LONDON ‘s ELECTION : Time of agreements


“David Cameron and Nick Clegg should clearly be entitled to take as much time as they feel necessary. Should the discussion between David Cameron and Nick Clegg come to nothing, I would be prepared to discuss with Nick Clegg the areas where there may be some measure of agreement between our two parties”.

This is Gordon Brown’s speech after the outcome of the election: Britain officially has a hung Parliament with the Conservative the largest party. This is the first hung parliament since 1974.

What does exactly hung parliament mean? The Parliament is composed by 650 seats. For a single party to reach an overall majority in the House of Common has to obtain 326 seats. None of the parties achieved the winning post as it’s showed in the tab below.













A party is not required to have an overall majority in the Commons in order to form a government.

One possibility is that the largest party is going to form a minority government.

By convention, after the election, the person who seems most likely to command the House of Common is invited by the Queen to become Prime Minister.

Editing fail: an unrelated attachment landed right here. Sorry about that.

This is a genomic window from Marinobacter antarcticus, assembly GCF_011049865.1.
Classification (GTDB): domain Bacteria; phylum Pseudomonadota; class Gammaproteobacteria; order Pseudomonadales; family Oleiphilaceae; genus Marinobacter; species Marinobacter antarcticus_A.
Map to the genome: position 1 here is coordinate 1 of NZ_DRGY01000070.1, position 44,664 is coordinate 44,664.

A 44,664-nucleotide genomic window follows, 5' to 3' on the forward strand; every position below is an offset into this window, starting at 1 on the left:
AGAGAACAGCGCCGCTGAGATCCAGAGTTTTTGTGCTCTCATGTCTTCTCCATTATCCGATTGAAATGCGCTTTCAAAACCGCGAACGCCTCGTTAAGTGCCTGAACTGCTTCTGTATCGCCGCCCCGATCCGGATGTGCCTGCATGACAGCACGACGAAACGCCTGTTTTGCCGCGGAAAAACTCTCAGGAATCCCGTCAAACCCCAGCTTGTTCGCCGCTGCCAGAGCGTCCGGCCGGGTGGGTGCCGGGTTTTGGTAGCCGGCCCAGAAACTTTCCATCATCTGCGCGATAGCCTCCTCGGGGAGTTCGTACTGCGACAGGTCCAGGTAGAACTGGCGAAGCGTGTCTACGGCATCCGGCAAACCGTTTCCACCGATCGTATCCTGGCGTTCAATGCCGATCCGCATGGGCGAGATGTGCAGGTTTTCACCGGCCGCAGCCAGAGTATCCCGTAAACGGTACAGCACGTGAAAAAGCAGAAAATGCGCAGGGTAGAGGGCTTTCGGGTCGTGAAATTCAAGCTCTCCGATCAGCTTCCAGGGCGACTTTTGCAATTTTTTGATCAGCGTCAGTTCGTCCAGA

In this situation, without an overall majority, the political parties has to decide who that person is, and communicate the name to the Queen that will accept the outgoing Prime Minister’s resignation and consequently will invite the elected to take his place.

Two o more parties have to achieve an informal agreement. One of the parties of the pact forms the government and the other parties will support it in any votes in the House of Commons.

In this prospective, David Cameron offered a pact to Clegg to run the country together “tackling the big and urgent problem- the debt crisis, the deep social problems and broken political system” Cameron said. Despite the effort, no deal has been announced until this morning.

In the meantime the business of government in charge is suppose to continue. The chancellor Alistair Darling, is going to meet EU finance minister to discuss about the Greek crisis.

READ MORE : Special Elections Uk – WHO WILL WIN? ( our Story and investigation about the UK’s Election)